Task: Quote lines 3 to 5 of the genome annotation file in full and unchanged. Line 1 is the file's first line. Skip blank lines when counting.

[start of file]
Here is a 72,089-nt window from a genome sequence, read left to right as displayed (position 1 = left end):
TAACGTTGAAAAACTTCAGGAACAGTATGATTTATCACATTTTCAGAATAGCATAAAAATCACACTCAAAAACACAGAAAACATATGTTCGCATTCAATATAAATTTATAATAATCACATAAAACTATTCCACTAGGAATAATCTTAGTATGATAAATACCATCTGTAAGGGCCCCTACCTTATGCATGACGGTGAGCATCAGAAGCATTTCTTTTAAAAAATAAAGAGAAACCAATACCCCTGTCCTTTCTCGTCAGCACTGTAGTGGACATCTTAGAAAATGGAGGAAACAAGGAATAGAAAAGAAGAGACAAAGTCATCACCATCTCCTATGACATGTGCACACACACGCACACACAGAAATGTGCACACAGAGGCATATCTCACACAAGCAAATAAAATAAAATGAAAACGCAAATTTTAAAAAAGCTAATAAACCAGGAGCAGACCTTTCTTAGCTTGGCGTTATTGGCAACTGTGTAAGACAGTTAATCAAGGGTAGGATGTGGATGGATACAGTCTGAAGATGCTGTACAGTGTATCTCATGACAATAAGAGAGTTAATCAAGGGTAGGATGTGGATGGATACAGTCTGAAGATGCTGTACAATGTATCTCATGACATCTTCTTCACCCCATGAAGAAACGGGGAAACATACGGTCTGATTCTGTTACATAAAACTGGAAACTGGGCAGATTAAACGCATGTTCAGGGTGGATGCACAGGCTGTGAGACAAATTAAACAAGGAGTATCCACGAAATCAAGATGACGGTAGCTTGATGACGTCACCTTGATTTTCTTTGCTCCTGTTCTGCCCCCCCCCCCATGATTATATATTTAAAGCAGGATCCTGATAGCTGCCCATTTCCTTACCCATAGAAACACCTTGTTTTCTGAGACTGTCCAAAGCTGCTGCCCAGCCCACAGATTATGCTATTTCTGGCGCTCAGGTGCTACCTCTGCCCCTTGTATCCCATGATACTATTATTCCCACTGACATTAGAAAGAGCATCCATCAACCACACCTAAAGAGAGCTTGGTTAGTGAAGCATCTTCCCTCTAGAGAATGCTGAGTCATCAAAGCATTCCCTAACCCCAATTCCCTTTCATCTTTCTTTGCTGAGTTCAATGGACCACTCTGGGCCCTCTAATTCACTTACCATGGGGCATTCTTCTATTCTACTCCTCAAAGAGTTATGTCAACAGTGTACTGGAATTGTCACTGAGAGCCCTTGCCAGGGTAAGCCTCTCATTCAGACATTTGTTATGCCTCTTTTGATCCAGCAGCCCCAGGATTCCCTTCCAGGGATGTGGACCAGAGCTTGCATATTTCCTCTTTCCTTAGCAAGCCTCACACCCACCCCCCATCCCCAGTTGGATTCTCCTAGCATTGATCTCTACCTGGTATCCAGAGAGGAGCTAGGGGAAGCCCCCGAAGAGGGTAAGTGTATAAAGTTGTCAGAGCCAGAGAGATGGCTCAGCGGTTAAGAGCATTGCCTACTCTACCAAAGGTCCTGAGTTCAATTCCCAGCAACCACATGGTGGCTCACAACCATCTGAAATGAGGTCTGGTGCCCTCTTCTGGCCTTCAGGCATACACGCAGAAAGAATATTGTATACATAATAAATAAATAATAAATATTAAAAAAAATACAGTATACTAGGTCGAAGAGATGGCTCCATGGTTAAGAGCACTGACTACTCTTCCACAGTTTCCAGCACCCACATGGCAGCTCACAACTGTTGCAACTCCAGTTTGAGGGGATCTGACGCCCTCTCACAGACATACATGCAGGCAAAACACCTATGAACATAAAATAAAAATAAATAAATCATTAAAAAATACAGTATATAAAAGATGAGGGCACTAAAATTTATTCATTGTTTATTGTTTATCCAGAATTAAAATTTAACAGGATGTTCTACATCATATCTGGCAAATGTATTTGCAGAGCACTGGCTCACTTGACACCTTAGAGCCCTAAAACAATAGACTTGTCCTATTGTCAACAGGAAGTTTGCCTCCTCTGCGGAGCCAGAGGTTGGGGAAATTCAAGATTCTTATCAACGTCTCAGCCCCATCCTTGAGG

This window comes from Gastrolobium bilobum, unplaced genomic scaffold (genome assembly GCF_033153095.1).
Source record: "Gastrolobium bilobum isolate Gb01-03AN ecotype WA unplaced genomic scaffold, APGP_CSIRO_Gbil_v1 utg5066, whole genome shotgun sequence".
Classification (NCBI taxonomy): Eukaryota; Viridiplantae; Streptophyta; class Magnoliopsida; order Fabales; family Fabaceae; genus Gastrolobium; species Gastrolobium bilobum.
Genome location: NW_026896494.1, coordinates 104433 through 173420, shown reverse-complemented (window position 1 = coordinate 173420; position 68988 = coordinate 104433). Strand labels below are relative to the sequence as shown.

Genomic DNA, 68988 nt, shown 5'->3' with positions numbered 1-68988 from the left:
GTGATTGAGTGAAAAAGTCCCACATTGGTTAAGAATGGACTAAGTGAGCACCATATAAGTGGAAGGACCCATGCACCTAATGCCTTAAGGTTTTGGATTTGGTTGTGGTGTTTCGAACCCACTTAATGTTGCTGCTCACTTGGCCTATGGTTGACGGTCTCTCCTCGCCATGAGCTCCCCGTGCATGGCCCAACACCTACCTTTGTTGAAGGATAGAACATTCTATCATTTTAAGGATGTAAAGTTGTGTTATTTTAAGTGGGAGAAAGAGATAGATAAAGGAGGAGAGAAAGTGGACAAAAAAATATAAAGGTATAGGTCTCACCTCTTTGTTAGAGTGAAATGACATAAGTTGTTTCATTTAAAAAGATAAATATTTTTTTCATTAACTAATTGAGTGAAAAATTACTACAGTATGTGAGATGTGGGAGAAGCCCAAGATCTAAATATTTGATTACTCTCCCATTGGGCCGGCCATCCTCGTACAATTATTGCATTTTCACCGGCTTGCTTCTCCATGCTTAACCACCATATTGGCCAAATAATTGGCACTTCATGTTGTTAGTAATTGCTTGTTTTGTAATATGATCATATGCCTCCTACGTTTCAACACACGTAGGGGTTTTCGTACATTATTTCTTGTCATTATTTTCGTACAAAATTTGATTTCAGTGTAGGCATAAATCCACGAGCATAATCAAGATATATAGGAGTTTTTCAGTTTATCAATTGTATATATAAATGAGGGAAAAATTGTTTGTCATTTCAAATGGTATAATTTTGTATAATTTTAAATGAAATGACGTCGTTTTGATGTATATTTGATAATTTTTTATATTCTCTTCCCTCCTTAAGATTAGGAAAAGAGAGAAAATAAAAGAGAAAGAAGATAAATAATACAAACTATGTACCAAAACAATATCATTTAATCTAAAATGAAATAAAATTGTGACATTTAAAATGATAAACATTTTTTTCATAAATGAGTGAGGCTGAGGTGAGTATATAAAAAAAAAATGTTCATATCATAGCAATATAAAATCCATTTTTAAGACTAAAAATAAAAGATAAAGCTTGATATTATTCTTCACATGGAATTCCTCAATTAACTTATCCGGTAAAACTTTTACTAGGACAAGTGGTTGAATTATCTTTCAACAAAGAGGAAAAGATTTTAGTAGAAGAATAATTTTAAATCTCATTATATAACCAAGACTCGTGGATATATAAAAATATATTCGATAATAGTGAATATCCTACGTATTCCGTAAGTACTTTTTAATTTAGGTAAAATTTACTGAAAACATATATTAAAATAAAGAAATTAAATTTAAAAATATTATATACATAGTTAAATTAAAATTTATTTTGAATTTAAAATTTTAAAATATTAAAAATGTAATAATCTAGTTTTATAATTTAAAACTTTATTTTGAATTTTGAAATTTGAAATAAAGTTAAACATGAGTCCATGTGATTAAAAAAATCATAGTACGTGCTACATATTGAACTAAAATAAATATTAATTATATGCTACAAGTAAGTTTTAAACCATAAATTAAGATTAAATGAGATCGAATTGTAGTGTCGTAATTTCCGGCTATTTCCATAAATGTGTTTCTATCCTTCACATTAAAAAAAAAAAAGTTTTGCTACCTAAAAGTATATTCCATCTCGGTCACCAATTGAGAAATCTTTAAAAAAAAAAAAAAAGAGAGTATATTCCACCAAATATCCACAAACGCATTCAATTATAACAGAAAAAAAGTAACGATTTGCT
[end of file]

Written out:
This window comes from Gastrolobium bilobum, unplaced genomic scaffold (genome assembly GCF_033153095.1).
Source record: "Gastrolobium bilobum isolate Gb01-03AN ecotype WA unplaced genomic scaffold, APGP_CSIRO_Gbil_v1 utg5066, whole genome shotgun sequence".
Classification (NCBI taxonomy): Eukaryota; Viridiplantae; Streptophyta; class Magnoliopsida; order Fabales; family Fabaceae; genus Gastrolobium; species Gastrolobium bilobum.